Psychedelics are being talked about in culture now in a way that they haven’t been in many years. What is your take on the effect that drugs, and LSD in particular had on the band over their history?
Lisa: Well, if you’re talking about early Fleetwood Mac, psychedelics had a really detrimental effect on the band. Peter Green took a lot of acid, maybe too much too soon, in a short amount of time. This may have contributed to his breakdown, which meant he left the band. And then there was Jeremy Spencer and quite a few members who suffered breakdowns. So, they’ve had such an insane amount of people come and go, it’s a saga of characters coming in and out, with the present line-up obviously being the most financially successful. But some people come to our night and say they only want to hear the Peter Green era. Or they come and stay all night, but they say they’re here to hear “Hypnotized” or to hear Peter Green. And the some people come, and we play the Peter Green era, and they’re like “when are you going to start playing Fleetwood Mac?”. We say “Well, we have, but actually this is before Stevie and Lindsey joined the band. Sometimes they’re puzzled, and sometimes they’re like “oh wow, this is great!” and they’re Shazaming away. So, we like to think that we’re perhaps educating some fans on their previous work, because there’s so much great music in their back-catalog. All sorts of genres, and many, many talented people. So, it’s definitely a super-group.
You both DJ as other acts. How does the Fleetwood Mac project influence your other DJing, and how much of the other styles of music you like do you bring back into Fleetmac Wood.
Alex: I actually ran a dubstep night for some years. We play separately, and then together we play as Smooth Sailing. The thing with that is “romantic techno” is our angle. We play a lot of Balearic disco and house and re-edits.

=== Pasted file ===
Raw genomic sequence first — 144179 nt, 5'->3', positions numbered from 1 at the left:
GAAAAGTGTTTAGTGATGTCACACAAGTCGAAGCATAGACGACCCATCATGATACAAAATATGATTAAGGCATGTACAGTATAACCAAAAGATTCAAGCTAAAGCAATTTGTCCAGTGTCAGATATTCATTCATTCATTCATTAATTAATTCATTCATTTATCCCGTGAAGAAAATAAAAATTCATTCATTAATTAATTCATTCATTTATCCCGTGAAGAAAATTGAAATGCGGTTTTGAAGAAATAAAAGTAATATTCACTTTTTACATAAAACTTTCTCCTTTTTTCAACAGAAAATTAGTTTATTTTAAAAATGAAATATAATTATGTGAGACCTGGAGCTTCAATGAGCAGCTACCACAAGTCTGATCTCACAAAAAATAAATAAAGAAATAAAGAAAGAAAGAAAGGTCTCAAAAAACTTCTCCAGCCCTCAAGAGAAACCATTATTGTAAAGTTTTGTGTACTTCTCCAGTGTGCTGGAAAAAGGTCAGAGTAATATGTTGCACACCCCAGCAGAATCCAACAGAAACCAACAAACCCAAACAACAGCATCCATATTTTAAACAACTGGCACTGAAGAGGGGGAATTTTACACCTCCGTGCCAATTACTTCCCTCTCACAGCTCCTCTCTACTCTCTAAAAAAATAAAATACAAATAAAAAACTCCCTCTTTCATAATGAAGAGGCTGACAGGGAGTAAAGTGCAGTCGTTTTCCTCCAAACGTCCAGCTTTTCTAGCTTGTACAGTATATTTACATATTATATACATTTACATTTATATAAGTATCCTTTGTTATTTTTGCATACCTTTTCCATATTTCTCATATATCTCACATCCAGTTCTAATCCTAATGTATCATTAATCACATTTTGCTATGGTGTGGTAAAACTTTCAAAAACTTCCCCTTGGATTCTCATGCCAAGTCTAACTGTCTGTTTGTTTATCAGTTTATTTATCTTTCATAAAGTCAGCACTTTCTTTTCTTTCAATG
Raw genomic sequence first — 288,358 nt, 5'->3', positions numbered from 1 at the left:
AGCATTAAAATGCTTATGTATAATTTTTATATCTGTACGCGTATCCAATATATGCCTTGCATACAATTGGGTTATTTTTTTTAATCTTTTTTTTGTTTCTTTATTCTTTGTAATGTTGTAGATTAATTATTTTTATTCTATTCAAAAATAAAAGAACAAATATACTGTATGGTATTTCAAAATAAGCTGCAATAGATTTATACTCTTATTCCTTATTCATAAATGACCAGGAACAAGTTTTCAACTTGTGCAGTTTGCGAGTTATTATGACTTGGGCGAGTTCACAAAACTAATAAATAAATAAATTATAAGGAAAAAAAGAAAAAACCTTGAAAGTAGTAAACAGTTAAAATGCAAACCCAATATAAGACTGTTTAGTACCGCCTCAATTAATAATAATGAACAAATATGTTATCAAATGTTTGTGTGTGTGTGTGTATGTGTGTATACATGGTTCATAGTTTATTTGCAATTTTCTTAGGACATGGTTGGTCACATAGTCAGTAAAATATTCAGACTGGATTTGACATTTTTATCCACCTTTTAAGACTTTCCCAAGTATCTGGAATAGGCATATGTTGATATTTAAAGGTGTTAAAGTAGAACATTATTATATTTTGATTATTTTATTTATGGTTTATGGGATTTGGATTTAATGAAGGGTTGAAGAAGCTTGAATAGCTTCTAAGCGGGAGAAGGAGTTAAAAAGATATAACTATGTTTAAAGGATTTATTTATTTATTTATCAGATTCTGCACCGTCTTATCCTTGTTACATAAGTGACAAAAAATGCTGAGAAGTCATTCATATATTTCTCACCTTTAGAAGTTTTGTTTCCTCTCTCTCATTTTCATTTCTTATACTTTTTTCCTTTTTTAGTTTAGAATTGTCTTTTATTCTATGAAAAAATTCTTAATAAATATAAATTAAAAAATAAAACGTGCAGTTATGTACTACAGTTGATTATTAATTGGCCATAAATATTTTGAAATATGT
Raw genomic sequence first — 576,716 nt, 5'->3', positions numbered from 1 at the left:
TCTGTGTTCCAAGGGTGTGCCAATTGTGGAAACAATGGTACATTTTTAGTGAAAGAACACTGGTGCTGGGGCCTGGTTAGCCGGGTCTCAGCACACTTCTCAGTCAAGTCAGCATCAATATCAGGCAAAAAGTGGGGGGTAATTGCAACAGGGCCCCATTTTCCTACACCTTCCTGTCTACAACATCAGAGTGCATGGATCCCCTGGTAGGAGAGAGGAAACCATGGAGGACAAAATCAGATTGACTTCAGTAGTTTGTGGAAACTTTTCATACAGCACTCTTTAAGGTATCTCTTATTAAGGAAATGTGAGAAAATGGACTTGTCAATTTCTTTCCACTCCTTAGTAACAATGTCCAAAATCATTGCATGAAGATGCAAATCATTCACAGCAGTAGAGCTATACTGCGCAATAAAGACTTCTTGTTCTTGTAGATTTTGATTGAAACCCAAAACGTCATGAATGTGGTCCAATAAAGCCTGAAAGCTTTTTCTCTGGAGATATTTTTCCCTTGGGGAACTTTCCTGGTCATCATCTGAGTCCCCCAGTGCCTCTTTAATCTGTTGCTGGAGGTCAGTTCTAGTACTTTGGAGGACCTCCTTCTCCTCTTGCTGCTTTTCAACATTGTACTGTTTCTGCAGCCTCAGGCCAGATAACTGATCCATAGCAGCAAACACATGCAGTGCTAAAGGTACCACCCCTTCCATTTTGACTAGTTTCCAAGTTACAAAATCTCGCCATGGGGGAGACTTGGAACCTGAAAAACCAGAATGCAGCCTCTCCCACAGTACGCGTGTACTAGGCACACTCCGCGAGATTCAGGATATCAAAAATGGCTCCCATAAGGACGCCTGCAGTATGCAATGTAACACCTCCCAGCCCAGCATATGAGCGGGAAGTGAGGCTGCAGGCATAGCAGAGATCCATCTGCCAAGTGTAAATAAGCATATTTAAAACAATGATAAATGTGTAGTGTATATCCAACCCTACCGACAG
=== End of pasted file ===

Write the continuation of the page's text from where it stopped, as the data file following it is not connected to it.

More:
Lisa: Yeah, more sort of the psychedelic, cosmic side of dance music. And definitely melodic. I haven’t been afraid to play remixes or dance music with vocals. Vocals were a dirty word for a long time in European dance music. It is hard to play the right kind of vocals that don’t sound cheesy. But, I think melody and vocals can add so much and you can trigger people’s emotions. They can sing along.
Alex: My top genre choices are electronica really, Aphex Twin, stuff like that. So we come together and it’s an interesting combination. Lisa’s more sort of disco or vocal focused, power disco really, and then I’m big into techno, and was in the break-beat scene for a long time.
Lisa: Well, we play less Fleetwood Mac in our other sets than we used to. We might play one edit or something if it’s a six-hour set, but we usually keep those for Fleetmac Wood.
Do you usually play longer sets like that?
Alex: With this, it’s between four and five-hour sets. We’ve done seven, but, like oh my god, you have to sit down after that. We have a residency in the Ace Hotel in LA with the Smooth Sailing project, and that’s always six hours. I guess you’ve just got to get used to it. I always prefer playing longer, any day of the week. Any time we get a one hour set, I’m like oh my god, what am I gonna play?